US20050153705A1 (en) * 2003-08-12 2005-07-14 Gramakov Yuri A. Method for cellular communications
US7228135B2 (en) * 2003-08-12 2007-06-05 Yury Alexeevich Gromakov Method for cellular communications
WO2005050891A3 (en) * 2003-11-17 2005-09-01 Pctel Inc Methodology and system for generating a three-dimensional model of interference in a cellular wireless communication network
WO2005050891A2 (en) * 2003-11-17 2005-06-02 Pctel, Inc. Methodology and system for generating a three-dimensional model of interference in a cellular wireless communication network
US7369861B2 (en) * 2004-02-27 2008-05-06 Nokia Corporation Methods and apparatus for sharing cell coverage information
US20050192031A1 (en) * 2004-02-27 2005-09-01 Nokia Corporation Methods and apparatus for sharing cell coverage information
US8145201B2 (en) 2004-12-17 2012-03-27 Raytheon Bbn Technologies Corp. Methods and apparatus for reduced energy communication in an ad hoc network
US20070070983A1 (en) * 2005-09-28 2007-03-29 Bbn Technologies Corp. Methods and apparatus for improved efficiency communication
US20070178834A1 (en) * 2006-01-18 2007-08-02 Per Wahlberg Systems and methods for communicating with satellites via non-compliant antennas
US8326217B2 (en) 2006-01-18 2012-12-04 Overhorizon (Cyprus) Plc Systems and methods for satellite communications with mobile terrestrial terminals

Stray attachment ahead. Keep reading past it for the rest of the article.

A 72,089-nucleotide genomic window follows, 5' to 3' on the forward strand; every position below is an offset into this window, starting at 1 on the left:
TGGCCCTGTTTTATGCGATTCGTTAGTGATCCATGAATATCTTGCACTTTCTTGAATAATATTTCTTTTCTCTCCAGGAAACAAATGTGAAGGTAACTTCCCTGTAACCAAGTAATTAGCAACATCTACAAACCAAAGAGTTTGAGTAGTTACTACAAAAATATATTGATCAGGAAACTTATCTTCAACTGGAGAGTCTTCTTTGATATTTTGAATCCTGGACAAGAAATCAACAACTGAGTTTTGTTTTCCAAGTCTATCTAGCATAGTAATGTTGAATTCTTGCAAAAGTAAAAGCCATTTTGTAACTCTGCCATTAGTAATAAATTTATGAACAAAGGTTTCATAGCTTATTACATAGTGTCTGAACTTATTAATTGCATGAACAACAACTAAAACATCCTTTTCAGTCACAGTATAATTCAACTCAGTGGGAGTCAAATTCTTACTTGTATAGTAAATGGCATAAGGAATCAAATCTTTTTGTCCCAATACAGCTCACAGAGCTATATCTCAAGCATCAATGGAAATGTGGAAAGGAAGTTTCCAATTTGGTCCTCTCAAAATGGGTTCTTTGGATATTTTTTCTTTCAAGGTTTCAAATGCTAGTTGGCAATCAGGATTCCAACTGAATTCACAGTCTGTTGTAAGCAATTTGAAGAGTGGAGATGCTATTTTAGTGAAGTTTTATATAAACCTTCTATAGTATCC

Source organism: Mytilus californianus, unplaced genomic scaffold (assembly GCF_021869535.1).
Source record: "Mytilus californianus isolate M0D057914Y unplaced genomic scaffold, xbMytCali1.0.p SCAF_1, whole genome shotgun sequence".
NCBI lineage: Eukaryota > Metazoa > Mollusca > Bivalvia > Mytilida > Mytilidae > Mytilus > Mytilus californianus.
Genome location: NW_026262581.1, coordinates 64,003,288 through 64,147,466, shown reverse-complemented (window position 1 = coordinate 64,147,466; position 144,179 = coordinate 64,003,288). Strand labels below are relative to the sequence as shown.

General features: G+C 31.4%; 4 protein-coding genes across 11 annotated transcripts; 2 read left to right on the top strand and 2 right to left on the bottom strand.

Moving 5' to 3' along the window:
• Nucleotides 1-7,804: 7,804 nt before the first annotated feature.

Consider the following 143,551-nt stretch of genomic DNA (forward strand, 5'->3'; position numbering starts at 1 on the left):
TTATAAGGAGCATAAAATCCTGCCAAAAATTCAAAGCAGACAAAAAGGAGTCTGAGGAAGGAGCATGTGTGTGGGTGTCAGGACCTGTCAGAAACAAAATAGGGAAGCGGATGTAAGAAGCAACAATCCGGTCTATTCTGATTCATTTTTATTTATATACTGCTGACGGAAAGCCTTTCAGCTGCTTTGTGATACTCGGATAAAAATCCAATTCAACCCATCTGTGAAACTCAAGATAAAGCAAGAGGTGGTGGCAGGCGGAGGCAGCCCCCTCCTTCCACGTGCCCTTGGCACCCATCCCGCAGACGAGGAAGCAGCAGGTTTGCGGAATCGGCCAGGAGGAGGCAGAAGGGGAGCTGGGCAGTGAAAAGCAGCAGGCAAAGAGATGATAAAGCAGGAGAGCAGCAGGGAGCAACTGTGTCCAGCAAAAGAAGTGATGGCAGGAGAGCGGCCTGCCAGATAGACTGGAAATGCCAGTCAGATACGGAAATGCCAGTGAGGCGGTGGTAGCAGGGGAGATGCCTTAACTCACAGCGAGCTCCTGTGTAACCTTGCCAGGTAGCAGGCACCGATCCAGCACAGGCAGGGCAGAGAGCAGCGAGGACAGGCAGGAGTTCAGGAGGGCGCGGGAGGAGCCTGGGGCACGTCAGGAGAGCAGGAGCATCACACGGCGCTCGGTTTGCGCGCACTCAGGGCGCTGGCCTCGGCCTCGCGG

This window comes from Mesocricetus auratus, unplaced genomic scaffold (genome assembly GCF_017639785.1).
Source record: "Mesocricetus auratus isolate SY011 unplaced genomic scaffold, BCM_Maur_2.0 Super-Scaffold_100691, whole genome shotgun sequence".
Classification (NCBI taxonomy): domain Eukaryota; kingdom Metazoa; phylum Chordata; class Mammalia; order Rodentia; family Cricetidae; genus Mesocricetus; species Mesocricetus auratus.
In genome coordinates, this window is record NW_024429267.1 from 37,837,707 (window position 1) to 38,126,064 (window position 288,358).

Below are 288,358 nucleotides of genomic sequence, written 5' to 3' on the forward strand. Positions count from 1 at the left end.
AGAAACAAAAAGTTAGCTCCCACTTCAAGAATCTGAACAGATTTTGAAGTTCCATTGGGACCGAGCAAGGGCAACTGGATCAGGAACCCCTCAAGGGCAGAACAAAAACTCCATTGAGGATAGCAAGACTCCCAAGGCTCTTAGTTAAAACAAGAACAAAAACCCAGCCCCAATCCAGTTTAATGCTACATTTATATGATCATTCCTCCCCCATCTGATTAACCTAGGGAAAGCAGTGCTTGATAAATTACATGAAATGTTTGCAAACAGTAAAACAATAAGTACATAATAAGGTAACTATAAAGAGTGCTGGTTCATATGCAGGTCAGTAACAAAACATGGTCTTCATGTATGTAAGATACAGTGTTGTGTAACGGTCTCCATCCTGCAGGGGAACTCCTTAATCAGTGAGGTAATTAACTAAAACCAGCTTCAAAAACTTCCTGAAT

US8713324B2 (en) 2006-01-18 2014-04-29 Overhorizon (Cyprus) Plc Systems and methods for tracking mobile terrestrial terminals for satellite communications
US20070167132A1 (en) * 2006-01-18 2007-07-19 Per Wahlberg Systems and methods for collecting and processing satellite communications network usage information
US20110237248A1 (en) * 2006-01-18 2011-09-29 Per Wahlberg Systems and Methods for Communicating with Satellites Via Non-Compliant Antennas
US7962134B2 (en) 2006-01-18 2011-06-14 M.N.C. Microsat Networks (Cyprus) Limited Systems and methods for communicating with satellites via non-compliant antennas
US8078141B2 (en) 2006-01-18 2011-12-13 Overhorizon (Cyprus) Plc Systems and methods for collecting and processing satellite communications network usage information
US7873363B1 (en) * 2006-02-22 2011-01-18 Hieb Mario K Method for identifying unique FM transmitter locations with enhanced transmission coverage
US20080232344A1 (en) * 2006-08-25 2008-09-25 Bbn Technologies Corp. Systems and methods for synchronizing communication networks
US7924728B2 (en) 2006-08-25 2011-04-12 Raytheon Bbn Technologies Corp Systems and methods for energy-conscious communication in wireless ad-hoc networks
US8149733B2 (en) 2006-08-25 2012-04-03 Raytheon Bbn Technologies Corp. Systems and methods for synchronizing communication networks
US20080049620A1 (en) * 2006-08-25 2008-02-28 Bbn Technologies Corp. Systems and methods for energy-conscious communication in wireless ad-hoc networks
US20090021424A1 (en) * 2007-07-17 2009-01-22 Per Wahlberg Systems and methods for mitigating radio relay link interference in mobile satellite communications
US8050628B2 (en) 2007-07-17 2011-11-01 M.N.C. Microsat Networks (Cyprus) Limited Systems and methods for mitigating radio relay link interference in mobile satellite communications